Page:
• b. Place one of the paddle blades just below the deck line but before the cockpit. You can allow the shaft to stick out to the side like an outrigger.
  • c. If you have a spray skirt, remove it. Then grab the cockpit on each side around your hips.
  • d. Raise your knees to allow you to draw your feet closer to your butt.
  • e. Get one foot outside the kayak and plant it in the shallow water close to the cockpit.
  • f. By balancing your body on the planted foot, you should stand up slowly and step outside the kayak with the other foot.

3. Launching and exiting your boat from a dock

A dock may be either low or high, requiring you to adjust your body and hands for better balance as you enter or exit your kayak. Make sure to practice the following techniques and apply the one that serves you best.

Launching from a dock:

  • a. Bring the vessel to the dock, then place it in water, keeping it side-by-side with the dock.
  • b. Set your paddle onto the dock area near you, but only up to an arm’s length away from the cockpit.
  • c. Sit over the dock, then dangle your leg into the boat’s cockpit to keep it close.
  • d. With both your hands over the dock, sit on the kayak’s seat and rotate your torso while at the same time gliding your feet forward in the cockpit. Another option is to keep one of your hands over the dock while carefully centering the other hand just behind your kayak’s coaming.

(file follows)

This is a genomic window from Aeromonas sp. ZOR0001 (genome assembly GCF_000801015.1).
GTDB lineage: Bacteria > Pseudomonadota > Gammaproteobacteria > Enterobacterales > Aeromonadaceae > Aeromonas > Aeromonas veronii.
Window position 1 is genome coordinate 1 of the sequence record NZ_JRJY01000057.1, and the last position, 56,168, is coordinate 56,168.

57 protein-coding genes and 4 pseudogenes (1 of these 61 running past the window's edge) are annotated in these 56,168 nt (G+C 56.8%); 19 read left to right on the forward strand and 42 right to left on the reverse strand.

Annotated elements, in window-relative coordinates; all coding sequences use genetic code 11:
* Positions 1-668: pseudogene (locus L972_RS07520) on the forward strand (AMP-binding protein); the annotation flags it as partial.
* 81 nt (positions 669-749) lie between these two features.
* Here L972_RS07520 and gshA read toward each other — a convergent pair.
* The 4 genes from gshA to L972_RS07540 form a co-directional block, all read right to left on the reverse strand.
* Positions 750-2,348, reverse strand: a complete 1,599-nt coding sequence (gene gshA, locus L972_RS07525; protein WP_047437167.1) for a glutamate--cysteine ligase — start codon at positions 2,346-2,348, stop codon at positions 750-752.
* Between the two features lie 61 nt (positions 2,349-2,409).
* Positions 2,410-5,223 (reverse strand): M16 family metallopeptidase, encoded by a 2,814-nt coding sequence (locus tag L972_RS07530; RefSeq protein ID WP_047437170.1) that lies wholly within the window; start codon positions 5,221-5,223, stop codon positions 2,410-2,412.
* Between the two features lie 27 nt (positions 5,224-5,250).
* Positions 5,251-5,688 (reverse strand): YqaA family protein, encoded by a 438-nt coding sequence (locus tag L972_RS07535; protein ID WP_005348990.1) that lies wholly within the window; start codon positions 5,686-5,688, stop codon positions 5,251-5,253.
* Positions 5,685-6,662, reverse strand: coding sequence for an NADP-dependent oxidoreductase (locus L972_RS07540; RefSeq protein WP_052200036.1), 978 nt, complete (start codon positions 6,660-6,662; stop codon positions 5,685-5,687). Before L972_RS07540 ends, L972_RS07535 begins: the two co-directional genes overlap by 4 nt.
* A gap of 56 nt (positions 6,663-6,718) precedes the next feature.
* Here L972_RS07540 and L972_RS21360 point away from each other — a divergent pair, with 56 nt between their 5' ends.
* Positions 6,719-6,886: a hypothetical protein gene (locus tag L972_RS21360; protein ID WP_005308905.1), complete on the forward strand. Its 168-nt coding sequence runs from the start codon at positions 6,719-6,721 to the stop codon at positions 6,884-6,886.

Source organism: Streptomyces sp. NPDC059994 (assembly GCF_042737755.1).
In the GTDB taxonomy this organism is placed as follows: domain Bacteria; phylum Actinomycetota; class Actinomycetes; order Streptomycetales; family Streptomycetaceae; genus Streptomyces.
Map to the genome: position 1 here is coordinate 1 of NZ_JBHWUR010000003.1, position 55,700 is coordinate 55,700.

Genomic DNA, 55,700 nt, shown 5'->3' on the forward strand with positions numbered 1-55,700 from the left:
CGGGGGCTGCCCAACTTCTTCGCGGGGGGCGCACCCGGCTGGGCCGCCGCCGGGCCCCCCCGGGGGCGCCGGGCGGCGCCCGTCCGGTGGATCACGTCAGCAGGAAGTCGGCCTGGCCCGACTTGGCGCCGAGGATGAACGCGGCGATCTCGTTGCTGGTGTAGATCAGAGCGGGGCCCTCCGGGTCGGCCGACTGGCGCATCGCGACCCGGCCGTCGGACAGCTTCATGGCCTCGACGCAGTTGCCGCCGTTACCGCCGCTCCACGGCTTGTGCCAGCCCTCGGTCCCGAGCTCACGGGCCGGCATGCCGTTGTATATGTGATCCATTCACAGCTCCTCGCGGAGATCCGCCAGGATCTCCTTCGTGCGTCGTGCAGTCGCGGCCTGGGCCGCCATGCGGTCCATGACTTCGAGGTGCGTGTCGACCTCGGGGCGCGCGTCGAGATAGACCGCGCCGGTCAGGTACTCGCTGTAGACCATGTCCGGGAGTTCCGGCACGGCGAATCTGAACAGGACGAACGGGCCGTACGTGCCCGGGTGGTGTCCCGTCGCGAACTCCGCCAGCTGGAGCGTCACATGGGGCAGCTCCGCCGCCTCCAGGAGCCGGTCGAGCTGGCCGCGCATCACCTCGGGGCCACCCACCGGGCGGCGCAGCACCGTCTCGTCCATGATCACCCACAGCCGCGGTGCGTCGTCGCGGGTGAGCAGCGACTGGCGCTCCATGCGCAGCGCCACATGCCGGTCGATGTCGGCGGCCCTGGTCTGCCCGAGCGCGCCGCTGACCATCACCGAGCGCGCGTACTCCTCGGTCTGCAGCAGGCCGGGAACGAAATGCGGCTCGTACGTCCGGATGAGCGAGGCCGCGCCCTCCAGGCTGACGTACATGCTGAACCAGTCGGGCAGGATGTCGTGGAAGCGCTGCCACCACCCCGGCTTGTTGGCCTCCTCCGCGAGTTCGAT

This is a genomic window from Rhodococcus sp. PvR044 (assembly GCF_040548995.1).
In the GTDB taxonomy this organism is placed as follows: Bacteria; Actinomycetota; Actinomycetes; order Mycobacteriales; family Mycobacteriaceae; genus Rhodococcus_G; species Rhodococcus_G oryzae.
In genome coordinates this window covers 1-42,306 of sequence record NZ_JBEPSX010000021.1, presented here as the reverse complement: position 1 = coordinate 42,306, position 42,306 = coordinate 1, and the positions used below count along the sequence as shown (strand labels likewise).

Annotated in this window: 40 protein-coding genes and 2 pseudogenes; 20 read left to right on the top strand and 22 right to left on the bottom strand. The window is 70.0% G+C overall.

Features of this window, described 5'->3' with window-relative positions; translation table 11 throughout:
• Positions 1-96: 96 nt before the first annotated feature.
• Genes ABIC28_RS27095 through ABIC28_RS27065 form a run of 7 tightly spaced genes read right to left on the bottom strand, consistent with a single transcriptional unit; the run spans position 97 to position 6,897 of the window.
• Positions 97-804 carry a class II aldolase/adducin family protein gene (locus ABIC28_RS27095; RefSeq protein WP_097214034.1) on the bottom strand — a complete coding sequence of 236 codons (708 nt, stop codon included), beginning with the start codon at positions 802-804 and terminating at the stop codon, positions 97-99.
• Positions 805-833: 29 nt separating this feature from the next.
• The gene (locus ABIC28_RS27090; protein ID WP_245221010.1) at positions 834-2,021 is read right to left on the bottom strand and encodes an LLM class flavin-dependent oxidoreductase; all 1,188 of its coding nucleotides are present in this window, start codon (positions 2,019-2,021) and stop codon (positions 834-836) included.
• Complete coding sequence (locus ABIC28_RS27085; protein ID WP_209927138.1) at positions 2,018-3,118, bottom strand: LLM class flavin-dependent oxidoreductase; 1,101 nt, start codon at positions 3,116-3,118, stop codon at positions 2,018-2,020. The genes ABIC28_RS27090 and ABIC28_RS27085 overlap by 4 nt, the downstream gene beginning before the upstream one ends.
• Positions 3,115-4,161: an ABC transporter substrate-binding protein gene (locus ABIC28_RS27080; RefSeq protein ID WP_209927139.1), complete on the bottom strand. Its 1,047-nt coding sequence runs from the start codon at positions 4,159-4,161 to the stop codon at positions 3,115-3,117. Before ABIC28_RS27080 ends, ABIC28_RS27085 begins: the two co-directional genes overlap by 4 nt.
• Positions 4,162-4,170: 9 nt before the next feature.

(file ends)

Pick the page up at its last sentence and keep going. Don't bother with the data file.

• e. Place your butt fully inside the seat, resting your feet on the foot pegs comfortably.
  • f. Then fasten your spray skirt — if you have one — and pick up your paddle and get going.

Exiting a high dock (option 1):

  • a. Paddle your kayak till you reach the dock, then stop and have the boat side-by-side with the dock.
  • b. Set the paddle over the dock, rotating your torso in order to have the dock before you.
  • c. Place both your hands over the dock, then draw your knees in to have your feet closer to your butt.
  • f. Using your arms placed over the dock, together with legs inside the boat, raise yourself up slowly.
  • g. Then, as soon as you align one of your legs with the dock, position the knee of that leg over the edge of the dock.
  • h. And by keeping your weight as low as you can, lift the other leg outside the kayak with your body pivoted on the dock. As you do this, keep your eye on the boat so it doesn’t drift from the dock.

Exiting a low dock (option 2):

  • a. Paddle your kayak toward the dock and set it side-by-side with the dock.
  • b. Position your paddle shaft such that one of the paddle blades’ throat rests behind the cockpit while the opposite paddle rests on the dock.
  • c. Using the hand that’s farthest from the dock, grasp both the throat of the paddle blade and the cockpit’s back edge simultaneously.
  • d. Place your other hand over the shaft of the paddle that is inclined on the dock.
  • e. Now, with both hands, press the shaft upward, lifting your butt from the seat to the dock.
  • f. Then slip both feet from the cockpit, setting them on the dock.

Are you ready to get out on the water now? Kayaking is a wonderful water activity that’ll allow you to appreciate nature and the world around you, while enjoying an exciting hobby and getting a full-body workout. Sure, there is a lot to learn, but you’ll make the progress you need with just a bit of time and effort. For more information on kayaks, kayak rentals and paddling tips, visit the “Captain Mike’s Kayak Rentals” site.